Of the leaders of the world’s important countries, only Trump and France’s Emmanuel Macron in the West, and Shinzo Abe in Japan (in lockstep with the U.S. out of fear of North Korea, as America’s allies customarily are when they are frightened by anything) are rather purposeful. Germany and Britain are dithering and there is some danger of the disintegration of the governing coalitions; Italy is politically in shambles even by its unusual standards, and the electoral jury has begun its deliberations about Justin Trudeau. Trump will get no credit from his “allies” and other foreigners for doing it, but he has saved us from the self-impoverishing insanity of the Paris Climate accord chimera, and an unholy coalition of old-time Greenpeace-type conservationists with Marxist wolves in sheep’s clothing like Naomi Klein. He has bullied and enticed the North Korean leader (Kim Jong Un) into contemplating whether he wants respectability, prosperity and security, or the U.S. Navy to smash his military sites, including everything relevant to his nuclear military program. Despite the cavils of the Trumpophobes, including formerly serious political publications like the now unrelievedly slipshod Economist of London, and despite his liberties with the truth, President Trump has amassed the most faithful record of modern American presidents in doing what he promised to do. His record is impressive, even if his public utterances sometimes are not: tax cuts, deregulation, surging economic growth, reducing oil imports, and a foreign policy that is assertive but not reckless. Apart from my friend Adrienne Batra, editor of the Toronto Sun, and some of my readers, I appear to be practically the only person in Canada who recognizes that.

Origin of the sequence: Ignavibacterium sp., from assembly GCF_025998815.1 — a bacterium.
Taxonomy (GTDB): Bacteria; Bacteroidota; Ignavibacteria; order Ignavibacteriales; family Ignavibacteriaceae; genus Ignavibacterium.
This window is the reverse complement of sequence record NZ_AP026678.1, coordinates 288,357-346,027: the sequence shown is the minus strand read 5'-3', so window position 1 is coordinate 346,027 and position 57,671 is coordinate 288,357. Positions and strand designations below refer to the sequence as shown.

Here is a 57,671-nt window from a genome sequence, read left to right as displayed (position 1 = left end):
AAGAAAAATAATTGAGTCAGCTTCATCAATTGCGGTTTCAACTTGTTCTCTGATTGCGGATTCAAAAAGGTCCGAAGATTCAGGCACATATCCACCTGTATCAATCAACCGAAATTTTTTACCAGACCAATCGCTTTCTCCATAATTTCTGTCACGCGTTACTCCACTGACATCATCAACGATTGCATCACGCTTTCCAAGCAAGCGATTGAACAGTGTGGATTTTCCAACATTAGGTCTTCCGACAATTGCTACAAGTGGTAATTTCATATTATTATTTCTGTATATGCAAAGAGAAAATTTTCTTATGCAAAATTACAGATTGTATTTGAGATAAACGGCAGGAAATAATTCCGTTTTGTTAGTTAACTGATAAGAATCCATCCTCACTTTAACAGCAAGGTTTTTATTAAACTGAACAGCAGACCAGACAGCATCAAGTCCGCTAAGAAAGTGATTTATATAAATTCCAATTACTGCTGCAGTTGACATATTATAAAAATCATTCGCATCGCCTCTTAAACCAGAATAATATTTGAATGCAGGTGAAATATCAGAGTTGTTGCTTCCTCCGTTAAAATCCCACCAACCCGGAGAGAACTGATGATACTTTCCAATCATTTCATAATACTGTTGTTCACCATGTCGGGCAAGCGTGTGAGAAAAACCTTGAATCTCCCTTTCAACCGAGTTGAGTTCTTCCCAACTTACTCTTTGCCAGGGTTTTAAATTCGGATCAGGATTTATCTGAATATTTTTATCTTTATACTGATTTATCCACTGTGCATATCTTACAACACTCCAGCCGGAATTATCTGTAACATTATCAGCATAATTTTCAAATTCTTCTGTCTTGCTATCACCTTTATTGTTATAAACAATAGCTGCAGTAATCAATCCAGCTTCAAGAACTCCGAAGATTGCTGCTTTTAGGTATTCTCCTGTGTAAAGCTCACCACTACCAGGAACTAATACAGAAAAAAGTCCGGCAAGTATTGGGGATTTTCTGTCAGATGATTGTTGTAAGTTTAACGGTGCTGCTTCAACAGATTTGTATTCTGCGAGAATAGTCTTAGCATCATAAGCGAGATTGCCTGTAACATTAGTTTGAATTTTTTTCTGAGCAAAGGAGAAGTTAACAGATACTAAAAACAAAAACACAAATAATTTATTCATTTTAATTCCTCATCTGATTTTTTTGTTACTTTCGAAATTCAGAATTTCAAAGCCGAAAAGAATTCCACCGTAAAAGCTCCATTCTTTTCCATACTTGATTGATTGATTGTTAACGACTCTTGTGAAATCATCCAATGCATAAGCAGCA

I commend to skeptical Canadians the comments in a recent London interview of the greatest foreign minister of any Great Power in the 20th century, Henry Kissinger. He said that President Trump “is a phenomenon that foreign countries haven’t seen before … Liberals and all those who favour (Hillary) Clinton will never admit that he is … a true leader … After eight years of tyranny (of declinists and willful fantasy), … every country now has to consider two things: One, their perception that the previous president, or the outgoing president, basically withdrew America from international politics, so that they had to make their own assessments of their necessities. And secondly, that there is a new president who’s asking a lot of unfamiliar questions. And because of the combination of the partial vacuum and the new questions, one could imagine that something remarkable and new emerges out of it … Trump puts America and its people first … When he boasts that he has a ‘bigger red button’ than Kim Jung Un does, he transcends the mealy-mouthed rhetoric of the past, thereby forcing a new recognition of American power.”